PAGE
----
Tory leadership frontrunner Boris Johnson has warned his party it faces “extinction” unless it delivers Brexit and takes on Nigel Farage.
The former foreign secretary, who turned down a meeting with US President Donald Trump, claimed he could “lift the party” and defeat Jeremy Corbyn as he set out his stall to be the UK’s next prime minister.
The ex-London mayor, whose support among colleagues is growing, told MPs from the party’s moderate ‘One Nation’ wing the Tories would “not be forgiven” if it failed to take the UK out of the EU on October 31.
“We are looking at a very difficult situation and we must get ready, eventually but not immediately, to beat Jeremy Corbyn and put Farage back in his box,” he told the crunch hustings in Westminster on Tuesday.
“We are facing an existential crisis and will not be forgiven if we do not deliver Brexit on October 31.
“I believe I am best placed to lift this party, beat Jeremy Corbyn and excite people about conservatism and Conservative values.”
© Thomson Reuters Britain’s opposition Labour Party leader Jeremy Corbyn speaks during a rally against U.S. President Donald Trump, in London, Britain, June 4, 2019. REUTERS/Toby Melville
Strongly rejecting the prospect of a second referendum, he added: “We need to realise the depth of the problems we face – unless we get on and do this thing, we will be punished for a very long time. There is a very real choice between getting Brexit done and the potential extinction of this great party – but I believe I can take on Farage and win back the voters being won over by him.”
The One Nation caucus, which counts influential figures such as Amber Rudd, Damian Green and Nicky Morgan among its ranks, also heard from Home Secretary Sajid Javid, International Development Secretary Rory Stewart and ex-Commons leader Andrea Leadsom.
It comes as the Brexit Party was on course to win its first Westminster seat in the Peterborough by-election on Thursday with the Tories haemorrhaging support to Farage’s new political project.
© Thomson Reuters Britain’s Secretary of State for Work and Pensions Amber Rudd. REUTERS/Hannah Mckay
Javid, who would be the UK’s first PM from a BAME background, appealed to his colleagues not to “make the wrong choice” and opt for “a leader who thinks the way to lead is to exploit divisions” in what appeared to be a clear swipe at Johnson, who has repeatedly been accused of Islamophobia.
“If we don’t look like change, voters will go for change in the form of Corbyn,” he said. “I’m not from Conservative Party central casting.”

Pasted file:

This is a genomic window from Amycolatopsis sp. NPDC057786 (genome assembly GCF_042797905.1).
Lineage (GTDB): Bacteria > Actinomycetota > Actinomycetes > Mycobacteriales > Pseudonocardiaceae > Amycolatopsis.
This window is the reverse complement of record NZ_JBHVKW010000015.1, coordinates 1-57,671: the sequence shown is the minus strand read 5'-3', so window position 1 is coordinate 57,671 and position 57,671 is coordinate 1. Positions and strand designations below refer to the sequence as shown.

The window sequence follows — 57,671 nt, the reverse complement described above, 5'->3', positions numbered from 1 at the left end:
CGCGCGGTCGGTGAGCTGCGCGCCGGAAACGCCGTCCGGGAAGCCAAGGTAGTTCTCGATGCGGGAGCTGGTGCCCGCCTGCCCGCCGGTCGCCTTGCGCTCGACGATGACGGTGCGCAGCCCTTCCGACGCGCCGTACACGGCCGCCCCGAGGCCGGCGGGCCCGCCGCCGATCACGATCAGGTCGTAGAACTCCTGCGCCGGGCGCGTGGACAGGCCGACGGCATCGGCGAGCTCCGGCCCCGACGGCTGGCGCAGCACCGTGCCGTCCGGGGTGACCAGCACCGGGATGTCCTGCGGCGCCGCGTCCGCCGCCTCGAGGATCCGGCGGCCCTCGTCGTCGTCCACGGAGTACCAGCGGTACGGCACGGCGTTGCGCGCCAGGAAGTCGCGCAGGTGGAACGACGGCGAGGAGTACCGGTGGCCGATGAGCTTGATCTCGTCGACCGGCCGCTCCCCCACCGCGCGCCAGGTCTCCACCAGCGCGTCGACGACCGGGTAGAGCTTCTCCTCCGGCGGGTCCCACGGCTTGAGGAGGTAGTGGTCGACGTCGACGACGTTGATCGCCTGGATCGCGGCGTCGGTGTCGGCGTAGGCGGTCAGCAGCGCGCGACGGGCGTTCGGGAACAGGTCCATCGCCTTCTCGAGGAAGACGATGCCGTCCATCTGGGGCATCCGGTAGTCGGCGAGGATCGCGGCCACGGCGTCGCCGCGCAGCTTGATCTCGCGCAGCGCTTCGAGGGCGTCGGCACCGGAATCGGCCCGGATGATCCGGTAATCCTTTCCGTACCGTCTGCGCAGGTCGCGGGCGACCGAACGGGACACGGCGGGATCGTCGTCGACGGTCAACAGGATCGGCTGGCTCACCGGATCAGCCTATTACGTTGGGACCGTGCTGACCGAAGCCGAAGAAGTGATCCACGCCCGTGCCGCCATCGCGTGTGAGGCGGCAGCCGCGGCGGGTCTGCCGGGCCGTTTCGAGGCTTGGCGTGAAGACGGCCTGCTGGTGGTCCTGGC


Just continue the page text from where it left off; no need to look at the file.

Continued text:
He added: “We will not beat the Brexit Party by becoming the Brexit Party.”
Ex-Education Secretary Morgan, who chairs the group, described Johnson as reflecting “the seriousness” of the Brexit crisis and taking a more “subtle” tone.
Speaking after the hustings, which were controversially closed to journalists, Morgan said: “We all know that the stakes are very high.
“When candidates said ‘don’t deliver Brexit, this is a threat to the future of the Conservative Party’, yes I think that is recognised in the room.”
© 2019 Getty Images LONDON, ENGLAND – JUNE 04: A protester holds up a sign featuring U.S. President Donald Trump as the puppeteer of British politicians Boris Johnson and Nigel Farage during a demonstration outside the Houses of Parliament on the second day of U.S. President Donald Trump’s State Visit on June 4, 2019 in London, England. President Trump’s three-day state visit began with lunch with the Queen, followed by a State Banquet at Buckingham Palace, whilst today he will attend business meetings with the Prime Minister and the Duke of York, before travelling to Portsmouth to mark the 75th anniversary of the D-Day landings. (Photo by Peter Summers/Getty Images)
It comes as the 1922 committee of backbench Tories changed the leadership rules to eliminate those with little support, after the race for the top job attracted some 13 candidates.
MPs Kit Malthouse and James Cleverly dropped out on Wednesday, leaving the number remaining at a sizeable 11 – a number MPs must reduce to two for the party membership to choose between.
The new rules mean candidates must have at least 16 MPs backing them at the first ballot of MPs while the threshold for the second ballot was raised to 32.
© PA Wire/PA Images Housing minister Kit Malthouse in Westminster, London after he became the latest person to enter the race to succeed Theresa May as leader of the Conservative Party. (Photo by Isabel Infantes/PA Images via Getty Images)
It means the candidates will be able to whittle down the number more quickly and that the UK will have a new PM by Monday July 22 at the latest.
Few believe anyone can beat Johnson, who polls show is the clear favourite with Tory members.
Speaking after the hustings, Johnson supporter and ex-defence secretary Gavin Williamson told reporters: “What all MPs are beginning to realise is that we have got to deliver Brexit and it is becoming increasingly clear to colleagues that he is the one to deliver it.”
He added: “You see a dawning realisation among so many colleagues as you go around the corridors that Boris is the one who is going to be able to save the party.”